AT FIRST GLANCE, the Cycling merit badge seems like one of those merit badges that just about any Scouter could teach (assuming he or she is registered as a merit badge counselor). After all, you really never forget how to ride a bike. But a counselor who’s an avid cyclist can make the badge more than just logging miles and checking off requirements; he or she can introduce Scouts to a sport they can pursue for a lifetime.
Craig McNeil is a good example. An early proponent of adding a mountain-biking component to the Cycling merit badge, McNeil, who lives in Littleton, Colo., has introduced hundreds of Scouts to the sport at Timberline District camporees.
Scouting talked with McNeil to get his insights on teaching the Cycling merit badge.
What to Ride
High-end bikes can cost thousands of dollars, but Scouts can complete the merit badge — and much more — without spending much money.
Basic maintenance is even more important with bikes that go off-road. “Any kind of grit that gets into the bearings will affect the longevity of the bike if you don’t take care of it,” McNeil says.
McNeil, who rides a full-suspension bike that’s a few years old, says good used bikes (that aren’t too expensive) are easy to come by at local bike shops and through websites like Craigslist. “People who are serious riders tend to feel like they need to be the early adopters in getting the latest and greatest,” he says.
Teaching bike maintenance might be the biggest challenge for counselors who are casual cyclists. Some counselors recruit bike-shop mechanics to bring tools and repair stands to a troop meeting.
McNeil recommends doing the same thing. He also emphasizes the importance of being able to change a tire. “When you’re out, you’re going to get flat tires,” he says. “It’s more likely to happen in the woods than on the road.”
For road biking, Scouts must understand traffic laws, how to use their bikes’ gears effectively and how to communicate with fellow riders. But the most essential skill might be what’s called “car management.” For example, a rider can discourage a car from passing him in a blind curve by drifting away from the shoulder. Then, when it’s safe to pass and the car moves across the center line, he can drift back to the shoulder to allow extra passing room.
In the world of mountain biking, essential skills are balance, dexterity and focus. McNeil recommends spending time in a parking lot working on “skills and drills.” For example, you could create a slalom course out of traffic cones or build a small obstacle with 2-by-8 boards that riders must bunny-hop over. He also likes to have riders pick up water bottles from the ground or limbo under a rope hanging loosely across their path.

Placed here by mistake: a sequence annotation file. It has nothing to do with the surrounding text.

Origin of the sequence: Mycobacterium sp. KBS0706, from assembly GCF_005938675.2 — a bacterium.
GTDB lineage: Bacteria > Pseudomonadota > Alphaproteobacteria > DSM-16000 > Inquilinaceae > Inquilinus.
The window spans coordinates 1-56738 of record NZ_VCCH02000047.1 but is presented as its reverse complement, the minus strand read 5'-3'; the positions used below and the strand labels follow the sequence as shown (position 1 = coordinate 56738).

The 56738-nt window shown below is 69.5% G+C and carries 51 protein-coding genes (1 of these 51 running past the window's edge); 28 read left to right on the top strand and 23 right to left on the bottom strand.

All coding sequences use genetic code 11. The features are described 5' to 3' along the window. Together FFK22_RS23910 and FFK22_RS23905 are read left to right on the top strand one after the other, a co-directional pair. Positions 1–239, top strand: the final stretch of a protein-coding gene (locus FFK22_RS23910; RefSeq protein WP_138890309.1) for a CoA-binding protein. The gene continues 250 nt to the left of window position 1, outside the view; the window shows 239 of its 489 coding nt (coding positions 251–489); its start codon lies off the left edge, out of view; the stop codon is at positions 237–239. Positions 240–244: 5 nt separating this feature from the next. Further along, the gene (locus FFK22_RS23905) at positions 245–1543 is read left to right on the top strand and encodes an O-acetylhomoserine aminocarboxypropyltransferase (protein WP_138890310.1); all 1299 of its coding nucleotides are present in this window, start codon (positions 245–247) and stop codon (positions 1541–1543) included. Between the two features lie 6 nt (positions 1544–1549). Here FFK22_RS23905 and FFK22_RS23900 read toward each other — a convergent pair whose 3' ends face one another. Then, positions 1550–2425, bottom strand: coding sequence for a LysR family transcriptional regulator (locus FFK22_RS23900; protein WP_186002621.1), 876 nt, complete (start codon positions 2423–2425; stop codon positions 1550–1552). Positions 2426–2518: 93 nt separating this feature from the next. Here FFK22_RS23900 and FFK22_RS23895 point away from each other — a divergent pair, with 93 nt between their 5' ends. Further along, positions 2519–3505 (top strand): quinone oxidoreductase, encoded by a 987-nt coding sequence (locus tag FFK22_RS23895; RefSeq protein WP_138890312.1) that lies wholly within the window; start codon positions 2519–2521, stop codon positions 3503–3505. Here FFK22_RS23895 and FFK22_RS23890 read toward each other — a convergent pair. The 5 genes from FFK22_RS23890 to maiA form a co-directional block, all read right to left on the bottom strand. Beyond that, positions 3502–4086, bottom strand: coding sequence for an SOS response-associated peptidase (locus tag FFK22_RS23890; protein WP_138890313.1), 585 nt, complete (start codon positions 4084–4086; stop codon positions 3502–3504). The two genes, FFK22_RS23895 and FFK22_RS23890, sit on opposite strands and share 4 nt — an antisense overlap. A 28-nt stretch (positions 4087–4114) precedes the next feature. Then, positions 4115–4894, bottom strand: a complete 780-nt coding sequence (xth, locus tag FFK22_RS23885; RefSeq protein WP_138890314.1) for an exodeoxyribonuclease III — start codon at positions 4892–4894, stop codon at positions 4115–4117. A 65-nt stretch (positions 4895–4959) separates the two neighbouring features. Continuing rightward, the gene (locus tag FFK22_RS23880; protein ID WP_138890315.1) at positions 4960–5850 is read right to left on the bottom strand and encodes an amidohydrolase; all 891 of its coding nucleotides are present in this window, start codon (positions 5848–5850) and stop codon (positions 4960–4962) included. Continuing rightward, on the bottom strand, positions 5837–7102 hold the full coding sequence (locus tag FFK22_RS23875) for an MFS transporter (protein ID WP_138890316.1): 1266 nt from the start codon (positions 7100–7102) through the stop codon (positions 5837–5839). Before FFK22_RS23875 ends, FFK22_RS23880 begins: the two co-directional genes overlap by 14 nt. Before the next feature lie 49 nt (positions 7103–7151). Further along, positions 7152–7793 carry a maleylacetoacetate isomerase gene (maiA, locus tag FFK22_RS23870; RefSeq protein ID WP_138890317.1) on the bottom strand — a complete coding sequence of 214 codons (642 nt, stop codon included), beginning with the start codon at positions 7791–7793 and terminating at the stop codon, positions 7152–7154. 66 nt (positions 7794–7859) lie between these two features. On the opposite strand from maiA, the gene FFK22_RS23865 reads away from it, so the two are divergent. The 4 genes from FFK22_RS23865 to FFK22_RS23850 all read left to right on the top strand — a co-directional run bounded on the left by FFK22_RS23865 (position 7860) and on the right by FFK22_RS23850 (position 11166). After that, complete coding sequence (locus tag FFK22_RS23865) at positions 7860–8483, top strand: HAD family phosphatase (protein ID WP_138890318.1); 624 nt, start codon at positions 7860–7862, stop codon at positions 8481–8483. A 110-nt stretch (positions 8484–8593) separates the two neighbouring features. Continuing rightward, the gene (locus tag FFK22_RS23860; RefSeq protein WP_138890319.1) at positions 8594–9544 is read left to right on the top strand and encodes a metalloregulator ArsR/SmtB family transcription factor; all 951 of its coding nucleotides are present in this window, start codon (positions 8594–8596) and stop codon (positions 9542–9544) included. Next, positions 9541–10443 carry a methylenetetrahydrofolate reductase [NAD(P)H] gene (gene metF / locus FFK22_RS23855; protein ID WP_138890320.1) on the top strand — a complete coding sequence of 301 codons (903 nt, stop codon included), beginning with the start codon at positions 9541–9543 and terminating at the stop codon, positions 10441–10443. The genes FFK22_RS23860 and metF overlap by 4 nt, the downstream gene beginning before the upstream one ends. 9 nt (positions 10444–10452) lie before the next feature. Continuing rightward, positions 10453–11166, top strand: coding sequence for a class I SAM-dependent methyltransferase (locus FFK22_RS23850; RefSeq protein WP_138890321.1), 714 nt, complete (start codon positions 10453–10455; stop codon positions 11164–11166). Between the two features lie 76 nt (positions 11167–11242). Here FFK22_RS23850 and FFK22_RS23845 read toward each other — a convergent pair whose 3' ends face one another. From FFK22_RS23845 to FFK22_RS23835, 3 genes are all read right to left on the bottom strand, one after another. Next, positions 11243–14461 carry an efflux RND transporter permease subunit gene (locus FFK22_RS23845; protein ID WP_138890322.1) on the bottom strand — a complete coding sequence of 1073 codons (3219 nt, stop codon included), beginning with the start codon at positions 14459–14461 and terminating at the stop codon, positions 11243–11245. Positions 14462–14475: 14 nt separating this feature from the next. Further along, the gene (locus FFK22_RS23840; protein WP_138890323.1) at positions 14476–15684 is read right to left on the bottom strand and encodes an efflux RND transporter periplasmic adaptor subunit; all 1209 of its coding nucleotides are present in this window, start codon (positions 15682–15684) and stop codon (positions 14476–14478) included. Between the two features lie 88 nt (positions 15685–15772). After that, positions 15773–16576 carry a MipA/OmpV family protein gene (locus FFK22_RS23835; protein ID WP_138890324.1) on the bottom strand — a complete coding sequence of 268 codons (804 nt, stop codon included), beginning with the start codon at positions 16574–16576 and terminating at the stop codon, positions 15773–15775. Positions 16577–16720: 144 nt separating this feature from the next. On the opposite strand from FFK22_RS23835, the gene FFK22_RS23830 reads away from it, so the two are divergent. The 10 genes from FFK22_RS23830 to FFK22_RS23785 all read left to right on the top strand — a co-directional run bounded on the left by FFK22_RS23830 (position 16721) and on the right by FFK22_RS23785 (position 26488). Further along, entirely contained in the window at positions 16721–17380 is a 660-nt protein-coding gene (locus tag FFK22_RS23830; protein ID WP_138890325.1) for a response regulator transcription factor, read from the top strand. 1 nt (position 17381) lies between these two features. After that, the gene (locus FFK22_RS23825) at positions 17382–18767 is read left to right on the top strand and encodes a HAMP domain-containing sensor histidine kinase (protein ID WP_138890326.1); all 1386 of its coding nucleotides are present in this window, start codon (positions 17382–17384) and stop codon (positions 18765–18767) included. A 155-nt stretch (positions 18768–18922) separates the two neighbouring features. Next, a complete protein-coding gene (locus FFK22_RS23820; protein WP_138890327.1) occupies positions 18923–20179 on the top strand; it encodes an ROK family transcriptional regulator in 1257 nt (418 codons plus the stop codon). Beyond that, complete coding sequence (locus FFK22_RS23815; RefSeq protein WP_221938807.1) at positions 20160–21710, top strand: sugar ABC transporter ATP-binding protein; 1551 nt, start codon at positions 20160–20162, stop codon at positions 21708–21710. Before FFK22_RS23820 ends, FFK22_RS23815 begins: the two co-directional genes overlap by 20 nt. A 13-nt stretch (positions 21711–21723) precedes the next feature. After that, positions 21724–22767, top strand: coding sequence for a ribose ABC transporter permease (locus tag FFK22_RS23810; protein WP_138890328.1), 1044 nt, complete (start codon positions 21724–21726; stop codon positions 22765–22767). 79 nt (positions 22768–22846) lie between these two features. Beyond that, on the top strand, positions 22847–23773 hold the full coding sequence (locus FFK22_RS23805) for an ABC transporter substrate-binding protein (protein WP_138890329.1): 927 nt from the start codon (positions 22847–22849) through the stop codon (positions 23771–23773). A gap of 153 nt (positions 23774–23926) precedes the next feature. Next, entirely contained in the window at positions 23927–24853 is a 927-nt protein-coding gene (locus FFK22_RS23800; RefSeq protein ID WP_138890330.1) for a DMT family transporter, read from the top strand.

Skills and drills can continue once you get on the trail. McNeil suggests finding spots to practice water-bottle pickups or climbing hills in your lowest gear without stopping.
Where to Ride
Road cyclists can ride just about anywhere except controlled-access highways, but some routes are better than others. With inexperienced Scouts, you’ll want to have big shoulders and low traffic volumes. He suggests using Google Maps in bike mode or asking an experienced cyclist to design some routes based on your Scouts’ skill level.
For mountain-biking trails, McNeil recommends starting with the International Mountain Bicycling Association website (imba.com) or simply doing a Web search for trails in your area. “I don’t care where you live — Kentucky, Texas, Iowa, Oklahoma — there are plenty of places you can go and get elevation gains,” he says.
As with road biking, there are also places to avoid off-road. “You can find some really mild and easy stuff, and you can find other stuff that’s downright gnarly,” McNeil says. “We try to avoid that at all costs.”
Of course, Scouts can graduate to gnarly trails as they develop better skills, just as they can progress from 50-mile rides to cross-country trips. And the fun doesn’t have to end once they earn the merit badge.